Legislation that would restrict most out of state professional athletes from filing Workers’ Compensation claims in California won approval in April, 2013, in the state Assembly. AB 1309, co-authored by Assemblyman Henry T. Perea (D) and Senator Ted W. Lieu (D), now goes to the state Senate. Representative Perea stated, “Our workers’ compensation system has been increasingly exploited by out-of-state professional players at the expense of California teams and all California businesses. The flood of claims is raising insurance costs for all employers.”
The bill is supported by the five major professional sports leagues and the owners. California’s system has become a magnet for out-of-state claims because of the generosity in money awards and lifetime medical care unavailable in other states. California’s law makes it easy for older athletes to make claims, sometimes years after they stopped playing. The athletes have played games in the Golden State, giving California jurisdiction over certain types of injuries, especially cumulative trauma. So-called “CT” is the result of accumulated wear and tear on the body after years of play. Opponents say it would allow rich team owners to evade their responsibilities in caring for injured players.
AB 1309 would ban professional athletes and their dependents from receiving California Workers Comp benefits if the athlete was hired by an organization outside of the state. This includes minor and major league baseball, basketball, football, hockey and soccer.
“The truth is AB 1309 makes it impossible for professional athletes to receive workers’ compensation they collectively bargained,” said a statement released by the labor coalition opposed to the bill. “There is no loophole. Those players paid taxes in California, and California provides a forum for workers’ comp cases to be heard.” The opposition believes the bill could eventually curtail claims of those not in the sports world who, while in California from elsewhere, suffered injuries leading to a claim for cumulative trauma.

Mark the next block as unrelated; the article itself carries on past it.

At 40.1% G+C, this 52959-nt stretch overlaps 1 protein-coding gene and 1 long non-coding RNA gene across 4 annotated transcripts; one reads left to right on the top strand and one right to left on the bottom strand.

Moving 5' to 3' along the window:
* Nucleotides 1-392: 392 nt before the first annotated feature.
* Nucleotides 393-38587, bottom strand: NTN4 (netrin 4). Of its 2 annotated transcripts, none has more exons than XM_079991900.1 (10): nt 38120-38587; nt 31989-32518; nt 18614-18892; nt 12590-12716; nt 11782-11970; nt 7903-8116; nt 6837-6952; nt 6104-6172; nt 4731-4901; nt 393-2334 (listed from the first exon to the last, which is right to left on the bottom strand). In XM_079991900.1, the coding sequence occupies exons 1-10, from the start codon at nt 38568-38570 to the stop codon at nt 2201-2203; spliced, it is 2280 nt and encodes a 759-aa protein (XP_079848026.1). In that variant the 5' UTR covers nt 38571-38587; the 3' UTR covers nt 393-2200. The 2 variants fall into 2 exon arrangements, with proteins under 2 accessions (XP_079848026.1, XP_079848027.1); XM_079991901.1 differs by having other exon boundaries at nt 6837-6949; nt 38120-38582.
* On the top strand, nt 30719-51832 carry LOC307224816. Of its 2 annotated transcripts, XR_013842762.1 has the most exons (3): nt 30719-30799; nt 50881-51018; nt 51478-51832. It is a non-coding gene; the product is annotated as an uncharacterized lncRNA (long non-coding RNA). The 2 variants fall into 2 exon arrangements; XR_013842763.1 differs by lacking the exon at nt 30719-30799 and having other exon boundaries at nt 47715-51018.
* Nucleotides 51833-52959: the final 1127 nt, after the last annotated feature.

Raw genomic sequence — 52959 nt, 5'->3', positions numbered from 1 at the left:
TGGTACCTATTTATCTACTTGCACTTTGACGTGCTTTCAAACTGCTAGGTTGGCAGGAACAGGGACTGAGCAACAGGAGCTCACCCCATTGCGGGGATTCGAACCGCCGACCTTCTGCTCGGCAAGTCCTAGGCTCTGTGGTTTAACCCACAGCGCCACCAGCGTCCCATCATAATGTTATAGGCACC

Another issue involving the bill is who pays for what. In Workers’ Compensation, the premiums are paid by employers, unless self-insured, for insurance. But, the claims are administered by the Workers’ Compensation Division of the California Department of Industrial Relations, making it a state responsibility. The actuarial firm, Milliman, Inc., just issued a report for the professional league owners stating that the cost of California cumulative trauma claims filed, and expected to be filed, by athletes who played for professional sports teams during the past 30 years would drive the overall premium charges up for all by about two percent or less per year.
Disclaimer: The information contained in this blog is provided for informational purposes only and should not be construed as legal advice on any subject matter. No recipients of content from the site, the clients or otherwise, should act or refrain from acting on the basis of any content included in the site without seeking the appropriate legal or other professional advice on the particular facts and circumstances at issue from an attorney licensed in the recipient’s state. The content of this blog contains general information and may not reflect current legal developments, verdicts, or settlements. The Tucker Law Firm expressly disclaims all liability with respect to actions taken or not taken based on any or all of the contents of this blog.